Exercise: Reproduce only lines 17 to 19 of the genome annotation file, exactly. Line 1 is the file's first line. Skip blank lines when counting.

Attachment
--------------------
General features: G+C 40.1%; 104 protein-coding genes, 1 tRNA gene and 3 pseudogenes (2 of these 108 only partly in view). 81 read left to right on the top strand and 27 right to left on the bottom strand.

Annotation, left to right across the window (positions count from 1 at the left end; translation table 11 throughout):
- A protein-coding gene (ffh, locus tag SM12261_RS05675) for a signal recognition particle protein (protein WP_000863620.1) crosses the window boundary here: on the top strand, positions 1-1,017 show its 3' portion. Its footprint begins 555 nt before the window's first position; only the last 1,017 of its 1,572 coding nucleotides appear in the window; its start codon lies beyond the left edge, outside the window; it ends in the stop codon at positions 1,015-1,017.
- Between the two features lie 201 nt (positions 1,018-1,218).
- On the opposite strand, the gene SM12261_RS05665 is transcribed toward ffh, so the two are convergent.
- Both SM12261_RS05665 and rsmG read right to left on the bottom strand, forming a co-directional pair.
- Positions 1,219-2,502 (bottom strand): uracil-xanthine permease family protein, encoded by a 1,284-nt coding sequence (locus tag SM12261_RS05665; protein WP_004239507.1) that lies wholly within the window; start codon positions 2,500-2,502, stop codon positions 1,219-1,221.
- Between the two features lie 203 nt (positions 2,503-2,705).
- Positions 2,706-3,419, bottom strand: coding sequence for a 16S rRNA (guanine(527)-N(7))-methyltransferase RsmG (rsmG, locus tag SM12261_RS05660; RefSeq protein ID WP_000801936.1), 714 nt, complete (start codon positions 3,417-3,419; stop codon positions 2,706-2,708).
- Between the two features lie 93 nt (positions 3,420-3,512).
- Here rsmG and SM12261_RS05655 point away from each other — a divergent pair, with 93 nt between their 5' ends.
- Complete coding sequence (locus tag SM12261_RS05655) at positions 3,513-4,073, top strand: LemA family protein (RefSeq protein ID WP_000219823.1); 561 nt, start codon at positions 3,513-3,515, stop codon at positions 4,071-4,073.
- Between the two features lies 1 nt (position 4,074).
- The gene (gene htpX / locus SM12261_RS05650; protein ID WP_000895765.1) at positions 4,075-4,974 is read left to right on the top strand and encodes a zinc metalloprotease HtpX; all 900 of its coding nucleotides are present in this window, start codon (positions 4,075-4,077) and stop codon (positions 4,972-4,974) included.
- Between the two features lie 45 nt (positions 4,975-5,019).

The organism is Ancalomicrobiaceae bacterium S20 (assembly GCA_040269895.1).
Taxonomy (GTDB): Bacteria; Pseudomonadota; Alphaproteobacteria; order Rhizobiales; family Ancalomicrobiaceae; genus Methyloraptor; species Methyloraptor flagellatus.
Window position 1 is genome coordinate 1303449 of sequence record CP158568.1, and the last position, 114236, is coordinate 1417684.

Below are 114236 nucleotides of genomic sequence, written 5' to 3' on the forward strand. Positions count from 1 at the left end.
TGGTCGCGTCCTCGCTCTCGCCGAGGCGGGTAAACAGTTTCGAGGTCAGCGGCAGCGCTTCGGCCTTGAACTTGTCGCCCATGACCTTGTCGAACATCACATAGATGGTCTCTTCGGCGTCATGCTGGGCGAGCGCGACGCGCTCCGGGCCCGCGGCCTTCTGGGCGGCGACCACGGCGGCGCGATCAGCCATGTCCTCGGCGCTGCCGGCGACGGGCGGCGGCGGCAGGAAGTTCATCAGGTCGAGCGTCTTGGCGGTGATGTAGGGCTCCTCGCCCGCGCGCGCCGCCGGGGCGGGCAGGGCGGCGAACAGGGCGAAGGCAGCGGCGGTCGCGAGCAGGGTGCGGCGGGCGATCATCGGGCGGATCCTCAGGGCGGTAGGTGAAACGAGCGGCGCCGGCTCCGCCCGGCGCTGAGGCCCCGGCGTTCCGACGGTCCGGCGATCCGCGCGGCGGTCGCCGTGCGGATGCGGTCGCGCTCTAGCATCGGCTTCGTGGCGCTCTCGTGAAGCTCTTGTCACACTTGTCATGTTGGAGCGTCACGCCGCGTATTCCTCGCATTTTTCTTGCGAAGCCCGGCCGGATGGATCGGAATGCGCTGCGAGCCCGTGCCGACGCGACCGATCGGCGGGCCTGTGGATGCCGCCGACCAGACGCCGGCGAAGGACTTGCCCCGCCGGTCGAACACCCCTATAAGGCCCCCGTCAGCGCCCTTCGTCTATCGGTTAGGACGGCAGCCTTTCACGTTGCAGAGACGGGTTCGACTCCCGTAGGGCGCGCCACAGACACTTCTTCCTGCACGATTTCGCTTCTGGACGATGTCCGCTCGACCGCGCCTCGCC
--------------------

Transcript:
Taxonomy (GTDB): Bacteria; Pseudomonadota; Alphaproteobacteria; order Rhizobiales; family Ancalomicrobiaceae; genus Methyloraptor; species Methyloraptor flagellatus.
Window position 1 is genome coordinate 1303449 of sequence record CP158568.1, and the last position, 114236, is coordinate 1417684.

Below are 114236 nucleotides of genomic sequence, written 5' to 3' on the forward strand. Positions count from 1 at the left end.